As the coronavirus pandemic has swept across the world in 2020, it has become increasingly evident that in the vast majority of countries on the African continent, most deaths are never formally registered. Reliable data on a country’s deaths and their causes are hard to come by, which means governments can miss emerging health threats — whether Ebola or the coronavirus — and often have to formulate health policy blindly.
Covid-19 is often said to have largely bypassed Africa. Some epidemiologists posit that its youthful population was less at risk; others that prior exposure to other coronaviruses gave some protection. But like other diseases, its true toll here will probably never be known, partly because elevated mortality rates cannot be used as a measure as they are elsewhere.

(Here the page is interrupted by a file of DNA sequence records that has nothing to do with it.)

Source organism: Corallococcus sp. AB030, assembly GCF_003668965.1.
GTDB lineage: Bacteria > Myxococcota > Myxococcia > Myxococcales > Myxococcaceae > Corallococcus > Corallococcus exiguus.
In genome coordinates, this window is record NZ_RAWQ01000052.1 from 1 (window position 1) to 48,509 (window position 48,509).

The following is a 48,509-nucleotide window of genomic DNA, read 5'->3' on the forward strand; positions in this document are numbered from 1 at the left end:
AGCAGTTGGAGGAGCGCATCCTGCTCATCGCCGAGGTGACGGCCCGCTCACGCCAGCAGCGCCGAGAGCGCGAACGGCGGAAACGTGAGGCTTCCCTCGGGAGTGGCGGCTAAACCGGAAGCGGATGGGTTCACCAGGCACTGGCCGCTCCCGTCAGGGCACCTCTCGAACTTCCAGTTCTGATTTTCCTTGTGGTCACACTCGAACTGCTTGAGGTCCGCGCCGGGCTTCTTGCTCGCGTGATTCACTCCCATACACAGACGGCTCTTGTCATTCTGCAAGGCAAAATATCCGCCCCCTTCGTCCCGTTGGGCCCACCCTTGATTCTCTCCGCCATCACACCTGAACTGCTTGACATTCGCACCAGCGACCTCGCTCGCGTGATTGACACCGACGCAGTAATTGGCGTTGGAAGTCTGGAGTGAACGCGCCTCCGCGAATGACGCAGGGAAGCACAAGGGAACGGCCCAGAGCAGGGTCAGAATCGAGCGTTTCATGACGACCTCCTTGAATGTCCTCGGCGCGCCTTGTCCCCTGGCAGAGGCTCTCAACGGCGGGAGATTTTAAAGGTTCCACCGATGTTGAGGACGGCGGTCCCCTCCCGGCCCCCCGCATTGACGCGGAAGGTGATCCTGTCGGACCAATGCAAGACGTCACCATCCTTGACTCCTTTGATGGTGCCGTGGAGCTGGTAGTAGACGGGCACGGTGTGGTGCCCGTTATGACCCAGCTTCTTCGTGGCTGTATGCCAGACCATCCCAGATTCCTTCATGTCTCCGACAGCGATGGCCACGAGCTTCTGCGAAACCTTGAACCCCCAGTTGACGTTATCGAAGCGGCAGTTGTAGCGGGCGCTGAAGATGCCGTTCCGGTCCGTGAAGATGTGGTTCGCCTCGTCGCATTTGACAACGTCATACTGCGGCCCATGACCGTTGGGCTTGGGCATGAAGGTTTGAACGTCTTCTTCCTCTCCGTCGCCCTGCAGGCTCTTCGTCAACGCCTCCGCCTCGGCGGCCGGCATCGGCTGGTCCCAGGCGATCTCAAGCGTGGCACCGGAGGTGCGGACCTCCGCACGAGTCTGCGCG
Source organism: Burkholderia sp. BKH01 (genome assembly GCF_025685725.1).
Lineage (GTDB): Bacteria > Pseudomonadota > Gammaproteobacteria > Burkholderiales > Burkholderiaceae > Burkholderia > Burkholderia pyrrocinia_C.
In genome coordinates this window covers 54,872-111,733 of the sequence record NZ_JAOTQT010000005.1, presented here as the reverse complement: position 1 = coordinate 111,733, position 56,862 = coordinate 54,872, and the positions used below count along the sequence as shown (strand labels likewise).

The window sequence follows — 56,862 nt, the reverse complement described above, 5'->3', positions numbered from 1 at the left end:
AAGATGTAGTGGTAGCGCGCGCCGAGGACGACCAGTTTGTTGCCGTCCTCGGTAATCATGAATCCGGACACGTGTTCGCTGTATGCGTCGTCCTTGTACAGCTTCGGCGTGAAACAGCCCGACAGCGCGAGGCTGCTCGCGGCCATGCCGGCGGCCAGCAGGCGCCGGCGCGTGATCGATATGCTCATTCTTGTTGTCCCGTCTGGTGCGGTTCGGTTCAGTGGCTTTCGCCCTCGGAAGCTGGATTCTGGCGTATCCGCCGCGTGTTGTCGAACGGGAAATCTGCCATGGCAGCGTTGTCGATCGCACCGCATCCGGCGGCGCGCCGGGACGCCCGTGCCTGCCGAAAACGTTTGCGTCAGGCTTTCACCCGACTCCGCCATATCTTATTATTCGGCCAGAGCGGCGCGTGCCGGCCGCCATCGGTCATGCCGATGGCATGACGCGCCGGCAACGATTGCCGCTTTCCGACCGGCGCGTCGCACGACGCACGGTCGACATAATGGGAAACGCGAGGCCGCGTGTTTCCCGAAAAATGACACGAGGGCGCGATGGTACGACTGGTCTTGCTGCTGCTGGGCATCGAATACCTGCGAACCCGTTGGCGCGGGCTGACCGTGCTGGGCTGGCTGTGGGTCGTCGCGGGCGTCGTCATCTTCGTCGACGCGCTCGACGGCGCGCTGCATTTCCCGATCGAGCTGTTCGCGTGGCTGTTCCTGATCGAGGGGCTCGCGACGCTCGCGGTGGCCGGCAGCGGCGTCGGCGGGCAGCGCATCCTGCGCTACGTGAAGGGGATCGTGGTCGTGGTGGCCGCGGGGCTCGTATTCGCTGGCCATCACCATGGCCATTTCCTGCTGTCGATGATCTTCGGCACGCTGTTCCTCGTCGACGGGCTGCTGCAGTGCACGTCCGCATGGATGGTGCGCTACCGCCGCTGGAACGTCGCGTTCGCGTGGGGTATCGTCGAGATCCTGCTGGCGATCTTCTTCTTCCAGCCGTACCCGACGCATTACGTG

Stéphane Helleringer, a demographer who has worked on mortality in several African countries, said that on the African continent, “There are very, very few countries that even attempt an estimation of mortality based on death rate.”